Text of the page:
The boy’s lips began to quiver, and he said, “My dad gave me that lantern.”
I didn’t understand all his words, but I understood what he meant. And I felt awful! I tried to remember how to say I’m sorry in English, but all my words came out in Chinese.
Suddenly, in Chinese, he said, “I’m sorry too.”
I blinked with surprise. Why he knew some Chinese words after all. He smiled at me. I smiled back.
The next day I strode into the house, banging the door happily behind me.
“What’s that huge grin for?” Mei Lai asked as she stirred vegetables and pork together in the wok.
“Oh, I’ve been learning to love my neighbor. Jim’s my friend now.”
“Who’s Jim?” she asked
“He’s the Aussie I told you about,” I replied, peering over the sizzling wok. I perched on a tall stool. “Do you know what? Before he came here, Jim had never even heard of moon cakes. So I gave him one with an egg-yolk center. When he bit into it, he sort of shriveled up his nose and tried to smile. I could tell that he didn’t like it.”
“So, do you think he’s still your friend?” Mei Lai laughed.
“Well, I did let him try a lotus-seed moon cake after that, and he ate every bit of it and smacked his lips.”
“I’m glad that you gave him something he likes,” said Mei Lai.
“I did give him one other thing that I hope he likes. I gave him my Book of Mormon.”
“Your Book of Mormon!” exclaimed my sister. “Whyever did you do that?”
“Well, because it’s the most special thing that I could share with a friend,” I answered.
“But how do you expect him to read it?” she said. “He doesn’t even read Chinese.”
“Joseph Smith translated the characters of the Book of Mormon from another language. Maybe God will give Jim the gift to translate too.”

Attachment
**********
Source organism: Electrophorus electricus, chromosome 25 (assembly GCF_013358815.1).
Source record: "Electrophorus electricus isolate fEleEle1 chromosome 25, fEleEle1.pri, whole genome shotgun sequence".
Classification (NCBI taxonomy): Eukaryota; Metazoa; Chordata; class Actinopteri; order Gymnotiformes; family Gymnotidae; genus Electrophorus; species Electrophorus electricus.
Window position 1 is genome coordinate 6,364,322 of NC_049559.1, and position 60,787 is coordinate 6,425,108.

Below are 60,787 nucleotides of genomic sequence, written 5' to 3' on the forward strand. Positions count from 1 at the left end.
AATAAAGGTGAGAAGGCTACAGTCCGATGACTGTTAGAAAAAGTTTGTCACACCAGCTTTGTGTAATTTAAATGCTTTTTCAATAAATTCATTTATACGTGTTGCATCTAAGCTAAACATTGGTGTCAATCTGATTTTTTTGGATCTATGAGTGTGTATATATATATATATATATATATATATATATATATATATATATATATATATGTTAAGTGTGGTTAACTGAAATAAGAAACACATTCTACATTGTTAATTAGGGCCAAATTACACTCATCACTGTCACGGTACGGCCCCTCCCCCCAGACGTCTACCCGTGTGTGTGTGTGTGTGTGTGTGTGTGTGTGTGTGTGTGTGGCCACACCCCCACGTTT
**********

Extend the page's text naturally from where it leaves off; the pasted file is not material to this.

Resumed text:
“Look,” Mei Lai explained, “Joseph Smith was a prophet. Not everyone receives the gift to translate another language.”
I looked at my sister intently. “Mei Lai, I’m still glad that I gave the Book of Mormon to him.”
It was the week before Christmas. Someone knocked at our door, and Mei Lai opened it to blond-haired Jim. My friend didn’t see me sitting in the corner, so he spoke in English to my sister. “I read your book,” he said, holding up a blue book with Chinese characters of the Book of Mormon engraved on it.
“You read it!” she gasped. “But—but you don’t know Chinese, do you?”
“No. What I meant to say,” Jim explained, “was that my tutor read it to me. He comes every day to teach me Chinese, and so we have been reading it together. In fact, my tutor was wondering if he could get a copy of his own. Also, would it be possible to get a copy in English for my father?”
My sister finally closed her mouth from her astonishment. She smiled, motioning to me.
Jim turned and saw me. “Oh, Sun Ling,” he said in halting Chinese, “this book you gave me is very interesting. I am curious to find out more about it. Can you help me?”
“I’ll be happy to help you,” I replied slowly to make sure that he understood my words. “I can think of no better way to love my neighbor from Australia.”